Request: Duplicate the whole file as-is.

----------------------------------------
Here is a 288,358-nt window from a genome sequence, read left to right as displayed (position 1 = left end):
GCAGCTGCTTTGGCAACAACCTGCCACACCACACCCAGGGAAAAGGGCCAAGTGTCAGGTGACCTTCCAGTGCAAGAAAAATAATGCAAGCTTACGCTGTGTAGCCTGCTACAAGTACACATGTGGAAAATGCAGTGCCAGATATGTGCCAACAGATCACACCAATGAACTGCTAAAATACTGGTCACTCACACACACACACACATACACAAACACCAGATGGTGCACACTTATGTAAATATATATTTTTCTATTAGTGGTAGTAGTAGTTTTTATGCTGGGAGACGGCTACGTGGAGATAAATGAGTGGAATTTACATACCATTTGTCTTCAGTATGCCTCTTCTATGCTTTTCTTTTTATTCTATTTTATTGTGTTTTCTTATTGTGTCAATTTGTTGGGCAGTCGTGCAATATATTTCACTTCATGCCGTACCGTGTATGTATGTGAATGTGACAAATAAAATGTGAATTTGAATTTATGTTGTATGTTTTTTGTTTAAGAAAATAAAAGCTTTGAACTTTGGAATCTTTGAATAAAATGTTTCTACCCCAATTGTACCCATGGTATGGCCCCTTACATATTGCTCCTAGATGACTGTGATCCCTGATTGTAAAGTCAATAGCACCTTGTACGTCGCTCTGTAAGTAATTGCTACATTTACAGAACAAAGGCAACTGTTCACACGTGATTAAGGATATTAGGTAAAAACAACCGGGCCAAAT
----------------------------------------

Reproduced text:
Here is a 288,358-nt window from a genome sequence, read left to right as displayed (position 1 = left end):
GCAGCTGCTTTGGCAACAACCTGCCACACCACACCCAGGGAAAAGGGCCAAGTGTCAGGTGACCTTCCAGTGCAAGAAAAATAATGCAAGCTTACGCTGTGTAGCCTGCTACAAGTACACATGTGGAAAATGCAGTGCCAGATATGTGCCAACAGATCACACCAATGAACTGCTAAAATACTGGTCACTCACACACACACACACATACACAAACACCAGATGGTGCACACTTATGTAAATATATATTTTTCTATTAGTGGTAGTAGTAGTTTTTATGCTGGGAGACGGCTACGTGGAGATAAATGAGTGGAATTTACATACCATTTGTCTTCAGTATGCCTCTTCTATGCTTTTCTTTTTATTCTATTTTATTGTGTTTTCTTATTGTGTCAATTTGTTGGGCAGTCGTGCAATATATTTCACTTCATGCCGTACCGTGTATGTATGTGAATGTGACAAATAAAATGTGAATTTGAATTTATGTTGTATGTTTTTTGTTTAAGAAAATAAAAGCTTTGAACTTTGGAATCTTTGAATAAAATGTTTCTACCCCAATTGTACCCATGGTATGGCCCCTTACATATTGCTCCTAGATGACTGTGATCCCTGATTGTAAAGTCAATAGCACCTTGTACGTCGCTCTGTAAGTAATTGCTACATTTACAGAACAAAGGCAACTGTTCACACGTGATTAAGGATATTAGGTAAAAACAACCGGGCCAAAT